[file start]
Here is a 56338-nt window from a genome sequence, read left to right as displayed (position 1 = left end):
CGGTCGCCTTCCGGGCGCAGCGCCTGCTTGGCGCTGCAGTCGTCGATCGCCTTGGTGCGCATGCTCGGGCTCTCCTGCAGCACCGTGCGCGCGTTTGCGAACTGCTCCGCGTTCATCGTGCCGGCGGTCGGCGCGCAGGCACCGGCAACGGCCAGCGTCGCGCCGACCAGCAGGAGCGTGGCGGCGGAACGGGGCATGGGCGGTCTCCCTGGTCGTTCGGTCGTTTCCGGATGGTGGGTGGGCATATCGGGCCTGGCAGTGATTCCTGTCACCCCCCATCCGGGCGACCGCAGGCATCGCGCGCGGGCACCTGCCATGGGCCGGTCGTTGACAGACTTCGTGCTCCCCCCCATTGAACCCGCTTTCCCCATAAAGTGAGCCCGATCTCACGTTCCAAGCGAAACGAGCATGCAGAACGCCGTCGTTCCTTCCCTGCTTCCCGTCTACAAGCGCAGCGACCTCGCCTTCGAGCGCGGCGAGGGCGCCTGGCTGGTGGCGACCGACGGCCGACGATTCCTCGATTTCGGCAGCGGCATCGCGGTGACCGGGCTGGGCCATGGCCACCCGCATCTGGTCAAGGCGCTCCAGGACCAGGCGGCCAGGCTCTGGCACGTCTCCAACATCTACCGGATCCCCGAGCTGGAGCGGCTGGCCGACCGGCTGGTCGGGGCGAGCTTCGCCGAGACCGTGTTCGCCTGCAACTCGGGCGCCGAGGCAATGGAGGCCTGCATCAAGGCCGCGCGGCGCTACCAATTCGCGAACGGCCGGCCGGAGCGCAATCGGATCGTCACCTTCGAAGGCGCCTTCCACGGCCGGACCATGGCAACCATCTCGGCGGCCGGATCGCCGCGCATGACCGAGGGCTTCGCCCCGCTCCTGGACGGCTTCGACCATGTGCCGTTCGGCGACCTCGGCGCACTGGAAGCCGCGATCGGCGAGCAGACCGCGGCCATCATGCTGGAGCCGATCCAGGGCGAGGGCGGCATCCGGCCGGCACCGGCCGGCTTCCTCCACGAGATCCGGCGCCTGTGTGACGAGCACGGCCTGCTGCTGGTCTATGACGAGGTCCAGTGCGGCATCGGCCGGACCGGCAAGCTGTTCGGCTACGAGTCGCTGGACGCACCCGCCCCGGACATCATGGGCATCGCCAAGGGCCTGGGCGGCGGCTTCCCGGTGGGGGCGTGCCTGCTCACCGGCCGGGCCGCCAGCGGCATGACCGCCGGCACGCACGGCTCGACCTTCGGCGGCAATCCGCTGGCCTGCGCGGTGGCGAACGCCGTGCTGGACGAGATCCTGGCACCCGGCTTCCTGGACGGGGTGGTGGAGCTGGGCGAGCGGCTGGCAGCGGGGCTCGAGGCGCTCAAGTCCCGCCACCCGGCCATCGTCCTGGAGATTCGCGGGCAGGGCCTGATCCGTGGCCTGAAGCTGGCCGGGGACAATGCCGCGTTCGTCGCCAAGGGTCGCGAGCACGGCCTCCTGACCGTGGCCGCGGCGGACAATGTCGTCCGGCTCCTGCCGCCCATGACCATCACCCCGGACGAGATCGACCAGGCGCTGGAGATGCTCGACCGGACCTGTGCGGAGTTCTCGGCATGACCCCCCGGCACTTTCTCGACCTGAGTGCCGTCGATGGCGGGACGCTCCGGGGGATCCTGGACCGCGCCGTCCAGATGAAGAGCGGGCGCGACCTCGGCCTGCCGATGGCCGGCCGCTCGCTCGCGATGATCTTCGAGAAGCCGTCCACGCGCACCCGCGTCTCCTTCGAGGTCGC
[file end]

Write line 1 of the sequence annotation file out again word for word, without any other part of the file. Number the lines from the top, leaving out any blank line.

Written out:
Here is a 56338-nt window from a genome sequence, read left to right as displayed (position 1 = left end):